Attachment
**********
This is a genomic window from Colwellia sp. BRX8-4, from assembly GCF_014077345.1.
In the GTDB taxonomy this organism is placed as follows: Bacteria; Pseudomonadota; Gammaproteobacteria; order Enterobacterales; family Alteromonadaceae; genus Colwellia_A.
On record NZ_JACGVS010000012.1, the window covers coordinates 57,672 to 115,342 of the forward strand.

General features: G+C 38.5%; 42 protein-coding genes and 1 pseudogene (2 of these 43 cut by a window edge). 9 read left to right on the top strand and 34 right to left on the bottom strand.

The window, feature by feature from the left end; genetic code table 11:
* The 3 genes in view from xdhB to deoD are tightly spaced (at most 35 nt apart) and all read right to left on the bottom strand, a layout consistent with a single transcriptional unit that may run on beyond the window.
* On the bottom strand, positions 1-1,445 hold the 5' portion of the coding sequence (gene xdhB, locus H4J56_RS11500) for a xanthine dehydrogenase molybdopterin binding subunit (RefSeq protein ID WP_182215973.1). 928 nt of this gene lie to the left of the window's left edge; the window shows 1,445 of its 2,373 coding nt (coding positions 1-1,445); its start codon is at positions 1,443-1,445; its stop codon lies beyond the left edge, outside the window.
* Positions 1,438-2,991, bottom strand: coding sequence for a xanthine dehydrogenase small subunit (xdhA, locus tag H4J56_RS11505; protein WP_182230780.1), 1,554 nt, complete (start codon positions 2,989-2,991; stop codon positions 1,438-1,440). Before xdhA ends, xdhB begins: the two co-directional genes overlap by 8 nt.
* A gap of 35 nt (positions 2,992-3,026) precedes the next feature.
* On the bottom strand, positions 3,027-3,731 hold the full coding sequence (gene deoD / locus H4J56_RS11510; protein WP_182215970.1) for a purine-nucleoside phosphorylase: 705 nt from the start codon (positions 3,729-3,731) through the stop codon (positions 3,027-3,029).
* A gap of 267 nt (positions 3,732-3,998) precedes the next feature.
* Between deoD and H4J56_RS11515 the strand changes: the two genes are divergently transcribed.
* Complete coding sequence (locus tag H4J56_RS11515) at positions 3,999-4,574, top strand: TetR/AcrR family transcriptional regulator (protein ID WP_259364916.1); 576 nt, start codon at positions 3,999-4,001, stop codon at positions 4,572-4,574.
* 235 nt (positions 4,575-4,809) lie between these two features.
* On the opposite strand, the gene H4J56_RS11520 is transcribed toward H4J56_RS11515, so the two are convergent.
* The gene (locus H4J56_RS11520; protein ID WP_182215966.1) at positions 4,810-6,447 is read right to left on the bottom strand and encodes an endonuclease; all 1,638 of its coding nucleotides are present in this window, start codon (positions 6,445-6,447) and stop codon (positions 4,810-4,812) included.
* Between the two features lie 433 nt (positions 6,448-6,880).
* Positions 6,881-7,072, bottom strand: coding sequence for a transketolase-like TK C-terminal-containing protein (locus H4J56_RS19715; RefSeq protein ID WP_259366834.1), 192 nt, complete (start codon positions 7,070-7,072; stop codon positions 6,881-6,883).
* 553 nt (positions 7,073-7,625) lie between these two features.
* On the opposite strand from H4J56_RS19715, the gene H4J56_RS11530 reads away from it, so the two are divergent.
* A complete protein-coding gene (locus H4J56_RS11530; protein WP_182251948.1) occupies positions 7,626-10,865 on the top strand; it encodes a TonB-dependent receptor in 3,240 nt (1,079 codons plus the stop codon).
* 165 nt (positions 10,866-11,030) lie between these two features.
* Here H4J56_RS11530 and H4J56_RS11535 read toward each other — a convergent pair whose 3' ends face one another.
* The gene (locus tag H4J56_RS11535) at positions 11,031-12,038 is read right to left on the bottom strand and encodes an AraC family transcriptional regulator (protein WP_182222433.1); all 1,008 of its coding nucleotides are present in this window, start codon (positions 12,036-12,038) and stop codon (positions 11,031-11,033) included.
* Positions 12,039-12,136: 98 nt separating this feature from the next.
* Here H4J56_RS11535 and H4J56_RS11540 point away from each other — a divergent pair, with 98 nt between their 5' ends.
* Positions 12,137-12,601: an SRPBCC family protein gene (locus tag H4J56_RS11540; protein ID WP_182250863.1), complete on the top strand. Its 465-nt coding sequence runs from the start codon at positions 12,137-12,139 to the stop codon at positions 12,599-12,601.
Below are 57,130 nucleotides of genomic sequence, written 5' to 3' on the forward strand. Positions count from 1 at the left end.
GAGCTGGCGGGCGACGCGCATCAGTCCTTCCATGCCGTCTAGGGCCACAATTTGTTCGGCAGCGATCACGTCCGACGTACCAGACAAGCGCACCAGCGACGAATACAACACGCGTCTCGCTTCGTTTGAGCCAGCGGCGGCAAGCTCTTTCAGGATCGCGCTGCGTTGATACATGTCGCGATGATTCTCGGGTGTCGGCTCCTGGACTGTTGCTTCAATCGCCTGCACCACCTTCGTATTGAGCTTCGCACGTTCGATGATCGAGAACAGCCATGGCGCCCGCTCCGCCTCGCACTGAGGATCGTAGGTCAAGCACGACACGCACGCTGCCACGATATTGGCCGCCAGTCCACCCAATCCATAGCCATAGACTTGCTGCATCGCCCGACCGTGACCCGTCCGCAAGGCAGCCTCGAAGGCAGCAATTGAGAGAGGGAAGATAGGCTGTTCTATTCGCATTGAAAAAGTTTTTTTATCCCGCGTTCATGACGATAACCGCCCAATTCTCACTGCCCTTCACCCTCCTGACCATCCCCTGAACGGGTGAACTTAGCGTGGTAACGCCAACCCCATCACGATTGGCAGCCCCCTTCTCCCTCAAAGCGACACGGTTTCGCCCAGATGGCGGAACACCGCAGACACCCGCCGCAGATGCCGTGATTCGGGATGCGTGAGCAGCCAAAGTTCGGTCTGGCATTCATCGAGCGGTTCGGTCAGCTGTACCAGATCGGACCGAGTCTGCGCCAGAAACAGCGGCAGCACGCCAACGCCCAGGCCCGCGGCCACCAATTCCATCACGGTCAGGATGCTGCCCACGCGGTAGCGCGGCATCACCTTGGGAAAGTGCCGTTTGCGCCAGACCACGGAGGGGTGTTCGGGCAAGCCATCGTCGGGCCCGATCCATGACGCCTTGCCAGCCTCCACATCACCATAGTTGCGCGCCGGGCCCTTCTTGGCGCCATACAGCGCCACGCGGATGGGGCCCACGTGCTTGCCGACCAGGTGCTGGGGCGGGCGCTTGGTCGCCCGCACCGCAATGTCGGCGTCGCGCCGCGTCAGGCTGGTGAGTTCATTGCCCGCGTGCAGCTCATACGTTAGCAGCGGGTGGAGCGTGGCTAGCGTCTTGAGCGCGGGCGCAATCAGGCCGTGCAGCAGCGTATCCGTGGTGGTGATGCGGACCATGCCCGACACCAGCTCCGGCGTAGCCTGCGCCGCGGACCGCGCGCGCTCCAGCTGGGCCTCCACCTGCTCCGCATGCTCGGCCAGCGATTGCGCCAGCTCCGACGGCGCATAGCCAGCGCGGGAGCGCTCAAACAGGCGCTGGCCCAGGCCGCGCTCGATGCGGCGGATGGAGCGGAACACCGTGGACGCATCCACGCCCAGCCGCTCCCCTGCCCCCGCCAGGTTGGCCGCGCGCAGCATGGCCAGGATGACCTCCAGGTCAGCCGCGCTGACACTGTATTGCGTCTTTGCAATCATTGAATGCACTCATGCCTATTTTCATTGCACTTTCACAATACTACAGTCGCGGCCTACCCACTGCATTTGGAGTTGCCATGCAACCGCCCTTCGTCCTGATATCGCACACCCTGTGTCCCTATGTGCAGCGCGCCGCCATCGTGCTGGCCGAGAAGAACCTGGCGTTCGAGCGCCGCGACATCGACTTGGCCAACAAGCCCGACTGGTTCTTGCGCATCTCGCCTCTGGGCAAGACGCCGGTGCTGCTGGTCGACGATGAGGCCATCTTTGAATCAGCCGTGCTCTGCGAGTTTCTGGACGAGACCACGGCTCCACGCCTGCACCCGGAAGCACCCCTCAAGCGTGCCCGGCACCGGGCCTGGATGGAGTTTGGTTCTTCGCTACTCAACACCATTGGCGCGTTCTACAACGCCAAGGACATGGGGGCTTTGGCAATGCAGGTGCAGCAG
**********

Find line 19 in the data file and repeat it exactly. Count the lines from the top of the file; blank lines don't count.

* 553 nt (positions 7,073-7,625) lie between these two features.